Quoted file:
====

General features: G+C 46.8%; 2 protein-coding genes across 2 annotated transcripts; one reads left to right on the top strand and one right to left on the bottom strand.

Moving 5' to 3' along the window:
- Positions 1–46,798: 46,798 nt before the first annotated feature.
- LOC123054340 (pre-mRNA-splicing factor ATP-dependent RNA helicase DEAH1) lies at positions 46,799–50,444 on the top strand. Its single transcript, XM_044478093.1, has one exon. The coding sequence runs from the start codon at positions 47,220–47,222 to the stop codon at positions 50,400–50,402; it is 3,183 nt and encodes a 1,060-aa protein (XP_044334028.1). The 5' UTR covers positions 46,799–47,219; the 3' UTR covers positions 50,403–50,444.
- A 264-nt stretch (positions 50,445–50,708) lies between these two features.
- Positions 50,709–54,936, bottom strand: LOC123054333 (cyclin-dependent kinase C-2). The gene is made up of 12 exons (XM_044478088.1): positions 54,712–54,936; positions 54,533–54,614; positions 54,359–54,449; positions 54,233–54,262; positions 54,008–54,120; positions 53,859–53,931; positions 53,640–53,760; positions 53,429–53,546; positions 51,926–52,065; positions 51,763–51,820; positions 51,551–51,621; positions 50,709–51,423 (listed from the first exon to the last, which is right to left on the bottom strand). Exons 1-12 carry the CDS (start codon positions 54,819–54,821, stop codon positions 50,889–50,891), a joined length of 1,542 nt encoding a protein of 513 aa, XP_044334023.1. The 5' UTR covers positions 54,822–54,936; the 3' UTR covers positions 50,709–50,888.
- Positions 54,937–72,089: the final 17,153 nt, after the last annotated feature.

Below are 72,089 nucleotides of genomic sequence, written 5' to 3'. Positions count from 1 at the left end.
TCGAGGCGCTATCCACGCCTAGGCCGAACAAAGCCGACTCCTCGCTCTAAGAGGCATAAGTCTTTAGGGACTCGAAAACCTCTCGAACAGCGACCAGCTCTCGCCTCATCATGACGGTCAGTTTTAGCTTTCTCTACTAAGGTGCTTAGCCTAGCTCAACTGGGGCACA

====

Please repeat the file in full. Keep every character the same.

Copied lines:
General features: G+C 46.8%; 2 protein-coding genes across 2 annotated transcripts; one reads left to right on the top strand and one right to left on the bottom strand.

Moving 5' to 3' along the window:
- Positions 1–46,798: 46,798 nt before the first annotated feature.
- LOC123054340 (pre-mRNA-splicing factor ATP-dependent RNA helicase DEAH1) lies at positions 46,799–50,444 on the top strand. Its single transcript, XM_044478093.1, has one exon. The coding sequence runs from the start codon at positions 47,220–47,222 to the stop codon at positions 50,400–50,402; it is 3,183 nt and encodes a 1,060-aa protein (XP_044334028.1). The 5' UTR covers positions 46,799–47,219; the 3' UTR covers positions 50,403–50,444.
- A 264-nt stretch (positions 50,445–50,708) lies between these two features.
- Positions 50,709–54,936, bottom strand: LOC123054333 (cyclin-dependent kinase C-2). The gene is made up of 12 exons (XM_044478088.1): positions 54,712–54,936; positions 54,533–54,614; positions 54,359–54,449; positions 54,233–54,262; positions 54,008–54,120; positions 53,859–53,931; positions 53,640–53,760; positions 53,429–53,546; positions 51,926–52,065; positions 51,763–51,820; positions 51,551–51,621; positions 50,709–51,423 (listed from the first exon to the last, which is right to left on the bottom strand). Exons 1-12 carry the CDS (start codon positions 54,819–54,821, stop codon positions 50,889–50,891), a joined length of 1,542 nt encoding a protein of 513 aa, XP_044334023.1. The 5' UTR covers positions 54,822–54,936; the 3' UTR covers positions 50,709–50,888.
- Positions 54,937–72,089: the final 17,153 nt, after the last annotated feature.

Below are 72,089 nucleotides of genomic sequence, written 5' to 3'. Positions count from 1 at the left end.
TCGAGGCGCTATCCACGCCTAGGCCGAACAAAGCCGACTCCTCGCTCTAAGAGGCATAAGTCTTTAGGGACTCGAAAACCTCTCGAACAGCGACCAGCTCTCGCCTCATCATGACGGTCAGTTTTAGCTTTCTCTACTAAGGTGCTTAGCCTAGCTCAACTGGGGCACA